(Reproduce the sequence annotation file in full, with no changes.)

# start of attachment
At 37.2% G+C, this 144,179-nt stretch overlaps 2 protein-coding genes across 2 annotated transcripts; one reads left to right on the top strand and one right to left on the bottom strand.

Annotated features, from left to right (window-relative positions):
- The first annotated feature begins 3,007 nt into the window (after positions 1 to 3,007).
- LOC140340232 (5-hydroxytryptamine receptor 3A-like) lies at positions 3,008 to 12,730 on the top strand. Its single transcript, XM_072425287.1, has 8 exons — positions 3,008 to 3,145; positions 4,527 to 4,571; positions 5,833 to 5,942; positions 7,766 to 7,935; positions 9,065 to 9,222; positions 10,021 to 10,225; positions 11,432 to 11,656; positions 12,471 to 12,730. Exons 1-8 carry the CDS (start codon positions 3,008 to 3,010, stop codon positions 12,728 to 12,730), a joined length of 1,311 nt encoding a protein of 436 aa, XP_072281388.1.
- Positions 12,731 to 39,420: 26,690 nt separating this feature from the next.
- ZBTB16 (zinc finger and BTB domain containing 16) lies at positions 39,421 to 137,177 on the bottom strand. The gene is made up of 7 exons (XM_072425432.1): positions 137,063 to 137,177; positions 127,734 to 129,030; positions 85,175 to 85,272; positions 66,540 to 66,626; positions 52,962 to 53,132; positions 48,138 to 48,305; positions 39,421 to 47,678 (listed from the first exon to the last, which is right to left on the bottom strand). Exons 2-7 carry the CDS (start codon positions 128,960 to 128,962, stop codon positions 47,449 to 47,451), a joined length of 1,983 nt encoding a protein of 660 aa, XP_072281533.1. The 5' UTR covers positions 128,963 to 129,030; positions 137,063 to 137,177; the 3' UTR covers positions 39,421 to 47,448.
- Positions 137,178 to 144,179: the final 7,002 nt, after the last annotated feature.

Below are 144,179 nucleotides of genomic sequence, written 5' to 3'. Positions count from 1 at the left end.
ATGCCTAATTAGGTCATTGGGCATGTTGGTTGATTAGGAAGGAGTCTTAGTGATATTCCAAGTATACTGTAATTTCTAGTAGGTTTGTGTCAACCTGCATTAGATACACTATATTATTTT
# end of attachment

At 37.2% G+C, this 144,179-nt stretch overlaps 2 protein-coding genes across 2 annotated transcripts; one reads left to right on the top strand and one right to left on the bottom strand.

Annotated features, from left to right (window-relative positions):
- The first annotated feature begins 3,007 nt into the window (after positions 1 to 3,007).
- LOC140340232 (5-hydroxytryptamine receptor 3A-like) lies at positions 3,008 to 12,730 on the top strand. Its single transcript, XM_072425287.1, has 8 exons — positions 3,008 to 3,145; positions 4,527 to 4,571; positions 5,833 to 5,942; positions 7,766 to 7,935; positions 9,065 to 9,222; positions 10,021 to 10,225; positions 11,432 to 11,656; positions 12,471 to 12,730. Exons 1-8 carry the CDS (start codon positions 3,008 to 3,010, stop codon positions 12,728 to 12,730), a joined length of 1,311 nt encoding a protein of 436 aa, XP_072281388.1.
- Positions 12,731 to 39,420: 26,690 nt separating this feature from the next.
- ZBTB16 (zinc finger and BTB domain containing 16) lies at positions 39,421 to 137,177 on the bottom strand. The gene is made up of 7 exons (XM_072425432.1): positions 137,063 to 137,177; positions 127,734 to 129,030; positions 85,175 to 85,272; positions 66,540 to 66,626; positions 52,962 to 53,132; positions 48,138 to 48,305; positions 39,421 to 47,678 (listed from the first exon to the last, which is right to left on the bottom strand). Exons 2-7 carry the CDS (start codon positions 128,960 to 128,962, stop codon positions 47,449 to 47,451), a joined length of 1,983 nt encoding a protein of 660 aa, XP_072281533.1. The 5' UTR covers positions 128,963 to 129,030; positions 137,063 to 137,177; the 3' UTR covers positions 39,421 to 47,448.
- Positions 137,178 to 144,179: the final 7,002 nt, after the last annotated feature.

Below are 144,179 nucleotides of genomic sequence, written 5' to 3'. Positions count from 1 at the left end.
ATGCCTAATTAGGTCATTGGGCATGTTGGTTGATTAGGAAGGAGTCTTAGTGATATTCCAAGTATACTGTAATTTCTAGTAGGTTTGTGTCAACCTGCATTAGATACACTATATTATTTT